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Viewpoint: South Korea’s president looks to legislative elections to kickstart his agenda

​South Korean President Yoon Suk-yeol speaking at the presidential office on TV at Seoul Railroad Station in Seoul. April 1, 2024

South Korean President Yoon Suk-yeol speaking at the presidential office on TV at Seoul Railroad Station in Seoul. April 1, 2024

Kim Jae-Hwan / SOPA Images via Reuters

All 300 seats in South Korea's unicameral legislature will be up for grabs in the April 10 election, offering President Yoon Suk-yeol the opportunity to kickstart his agenda if his conservative People Power Party, or PPP, can gain control of the National Assembly. The center-left Democratic Party of Korea, aka DP, currently holds a majority of the seats in the chamber and has frustrated Yoon’s efforts to advance business-friendly policies since he took office in 2022.

Nonetheless, the PPP faces long odds in flipping the chamber, according to Eurasia Group expert Jeremy Chan. We asked him to explain.

Why the poor prospects for the PPP?

The conservative party would need to gain roughly three dozen seats to recapture the National Assembly, a tall order that will be made even more challenging by Yoon’s low approval rating, which hovers below 40%. While his name will not appear on the ballot, the election is widely seen as a referendum on Yoon’s administration.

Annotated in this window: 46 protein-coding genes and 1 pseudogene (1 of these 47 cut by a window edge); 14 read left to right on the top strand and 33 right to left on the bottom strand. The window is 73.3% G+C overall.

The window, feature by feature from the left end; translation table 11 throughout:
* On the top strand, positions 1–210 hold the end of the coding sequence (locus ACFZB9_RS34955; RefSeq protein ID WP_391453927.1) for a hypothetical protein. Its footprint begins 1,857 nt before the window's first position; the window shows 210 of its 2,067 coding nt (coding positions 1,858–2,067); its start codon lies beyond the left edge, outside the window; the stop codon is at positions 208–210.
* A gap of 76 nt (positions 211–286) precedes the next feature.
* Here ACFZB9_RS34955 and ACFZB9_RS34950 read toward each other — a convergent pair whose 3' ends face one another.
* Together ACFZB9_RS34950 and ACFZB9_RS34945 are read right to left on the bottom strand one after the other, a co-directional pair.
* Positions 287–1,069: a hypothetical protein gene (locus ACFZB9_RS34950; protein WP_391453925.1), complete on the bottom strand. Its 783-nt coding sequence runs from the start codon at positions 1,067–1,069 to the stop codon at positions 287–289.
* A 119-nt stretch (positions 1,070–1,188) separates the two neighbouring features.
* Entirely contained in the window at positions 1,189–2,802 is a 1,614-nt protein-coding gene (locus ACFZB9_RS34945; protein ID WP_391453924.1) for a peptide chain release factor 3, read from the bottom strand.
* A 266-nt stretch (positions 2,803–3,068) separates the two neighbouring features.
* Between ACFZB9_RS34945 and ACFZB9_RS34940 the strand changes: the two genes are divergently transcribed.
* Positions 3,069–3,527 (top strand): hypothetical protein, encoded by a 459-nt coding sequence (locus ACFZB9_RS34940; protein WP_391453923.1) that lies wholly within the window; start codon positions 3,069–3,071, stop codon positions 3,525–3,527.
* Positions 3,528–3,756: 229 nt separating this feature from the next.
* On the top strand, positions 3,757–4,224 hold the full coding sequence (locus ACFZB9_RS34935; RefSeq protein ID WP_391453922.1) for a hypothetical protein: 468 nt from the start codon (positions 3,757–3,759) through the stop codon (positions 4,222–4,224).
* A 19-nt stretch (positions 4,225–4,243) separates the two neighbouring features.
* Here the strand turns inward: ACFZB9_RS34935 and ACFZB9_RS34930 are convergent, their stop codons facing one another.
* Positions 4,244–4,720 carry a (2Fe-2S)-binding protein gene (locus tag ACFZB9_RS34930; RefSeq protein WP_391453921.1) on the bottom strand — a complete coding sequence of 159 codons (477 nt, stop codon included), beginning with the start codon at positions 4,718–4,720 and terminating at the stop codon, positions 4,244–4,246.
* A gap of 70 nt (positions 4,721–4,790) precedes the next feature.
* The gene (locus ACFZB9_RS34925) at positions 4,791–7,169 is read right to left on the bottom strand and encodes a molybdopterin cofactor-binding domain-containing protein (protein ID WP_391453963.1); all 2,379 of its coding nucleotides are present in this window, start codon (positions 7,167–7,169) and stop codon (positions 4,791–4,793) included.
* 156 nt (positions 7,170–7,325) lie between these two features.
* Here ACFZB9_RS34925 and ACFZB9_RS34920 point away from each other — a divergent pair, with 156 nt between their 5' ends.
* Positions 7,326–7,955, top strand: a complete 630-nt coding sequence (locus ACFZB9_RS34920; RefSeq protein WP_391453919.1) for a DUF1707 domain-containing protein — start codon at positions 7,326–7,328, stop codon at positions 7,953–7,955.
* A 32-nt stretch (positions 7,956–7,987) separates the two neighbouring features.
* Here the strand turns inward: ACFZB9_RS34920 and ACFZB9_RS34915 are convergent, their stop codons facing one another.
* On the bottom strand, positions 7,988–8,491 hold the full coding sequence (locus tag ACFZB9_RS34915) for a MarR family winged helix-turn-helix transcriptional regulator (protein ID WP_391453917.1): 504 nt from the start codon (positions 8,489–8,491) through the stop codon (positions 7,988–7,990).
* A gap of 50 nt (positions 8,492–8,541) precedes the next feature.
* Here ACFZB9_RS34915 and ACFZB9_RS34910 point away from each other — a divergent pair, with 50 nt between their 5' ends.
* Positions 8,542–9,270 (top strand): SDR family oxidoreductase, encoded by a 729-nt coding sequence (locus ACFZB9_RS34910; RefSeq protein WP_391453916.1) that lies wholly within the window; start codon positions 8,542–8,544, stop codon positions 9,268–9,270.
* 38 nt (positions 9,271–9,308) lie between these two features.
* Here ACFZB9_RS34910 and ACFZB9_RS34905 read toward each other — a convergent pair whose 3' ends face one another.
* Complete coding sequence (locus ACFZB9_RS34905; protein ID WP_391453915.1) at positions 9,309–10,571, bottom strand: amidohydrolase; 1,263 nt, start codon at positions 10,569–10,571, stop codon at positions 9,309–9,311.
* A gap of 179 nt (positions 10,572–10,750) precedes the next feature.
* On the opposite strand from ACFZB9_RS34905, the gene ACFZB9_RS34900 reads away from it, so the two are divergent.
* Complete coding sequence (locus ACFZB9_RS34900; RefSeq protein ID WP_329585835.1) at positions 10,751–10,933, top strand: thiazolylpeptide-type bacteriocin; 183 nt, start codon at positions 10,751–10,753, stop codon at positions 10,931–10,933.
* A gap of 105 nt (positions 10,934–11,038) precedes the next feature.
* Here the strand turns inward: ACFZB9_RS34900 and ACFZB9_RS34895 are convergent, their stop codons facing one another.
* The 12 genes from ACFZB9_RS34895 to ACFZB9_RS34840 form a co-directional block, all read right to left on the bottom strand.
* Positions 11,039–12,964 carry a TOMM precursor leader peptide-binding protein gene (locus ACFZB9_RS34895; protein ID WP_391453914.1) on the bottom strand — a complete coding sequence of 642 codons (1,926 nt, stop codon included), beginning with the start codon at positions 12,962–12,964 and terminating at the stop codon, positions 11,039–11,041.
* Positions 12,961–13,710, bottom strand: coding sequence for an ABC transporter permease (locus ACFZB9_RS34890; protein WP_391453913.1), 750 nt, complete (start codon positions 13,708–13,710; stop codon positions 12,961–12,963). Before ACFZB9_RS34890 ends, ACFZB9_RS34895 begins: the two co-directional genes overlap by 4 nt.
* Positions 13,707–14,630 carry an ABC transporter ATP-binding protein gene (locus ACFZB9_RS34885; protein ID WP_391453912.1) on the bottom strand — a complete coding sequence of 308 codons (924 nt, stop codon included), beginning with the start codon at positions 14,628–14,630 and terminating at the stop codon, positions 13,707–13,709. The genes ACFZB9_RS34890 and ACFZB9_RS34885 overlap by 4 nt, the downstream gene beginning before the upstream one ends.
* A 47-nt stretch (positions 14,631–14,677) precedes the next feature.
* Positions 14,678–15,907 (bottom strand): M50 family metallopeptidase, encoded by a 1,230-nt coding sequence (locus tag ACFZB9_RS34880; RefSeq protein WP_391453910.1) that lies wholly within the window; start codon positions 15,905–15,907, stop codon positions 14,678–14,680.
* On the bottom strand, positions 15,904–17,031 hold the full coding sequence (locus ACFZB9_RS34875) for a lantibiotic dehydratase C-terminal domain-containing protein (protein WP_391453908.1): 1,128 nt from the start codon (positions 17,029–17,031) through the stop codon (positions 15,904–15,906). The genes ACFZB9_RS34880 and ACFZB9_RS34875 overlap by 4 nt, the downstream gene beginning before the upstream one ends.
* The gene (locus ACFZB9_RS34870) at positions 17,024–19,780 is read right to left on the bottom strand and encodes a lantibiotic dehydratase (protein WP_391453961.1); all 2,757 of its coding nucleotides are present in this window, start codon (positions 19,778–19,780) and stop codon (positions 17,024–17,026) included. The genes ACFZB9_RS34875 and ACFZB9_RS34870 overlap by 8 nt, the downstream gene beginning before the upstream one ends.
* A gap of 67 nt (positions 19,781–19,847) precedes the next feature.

For Yoon, failing to recapture the National Assembly would effectively render him a lame duck with more than half of his term in office remaining. It would put his agenda of cuts to taxes and government spending on life support and make him the first Korean president in decades to serve an entire five-year term without ever exerting control over the legislature. Attention would promptly shift to the race to succeed Yoon in the 2027 presidential election.

What are the main issues for voters?

The state of the economy is at the top of the list, particularly sluggish growth and worrying debt levels for households and corporations. A recent rebound in Korea’s export sector — largely driven by an uptick in global demand for Korean semiconductors — has provided a bit of a tailwind to the economy, but overall sentiment remains negative. Voters are likely to hold the ruling conservative party responsible for this situation, even as the opposition in the National Assembly has watered down many of Yoon’s business-friendly reforms, which are meant to stimulate growth.

Scandals and other allegations of impropriety are another top voter concern. Many left-leaning voters find Yoon’s leadership style imperious, particularly his attacks against critical media outlets. His wife, Kim Keon-hee, is also a lightning rod for public criticism, with Yoon postponing a trip to Germany and Denmark in February to keep her out of the spotlight; if left-leaning opposition parties hold onto the National Assembly, they are likely to open an investigation into allegations that Yoon’s wife received unreported gifts and committed other misdeeds. Meanwhile, the leader of the DP, Lee Jae-myung, continues to face his own corruption investigations, which has decreased support for the main center-left opposition party.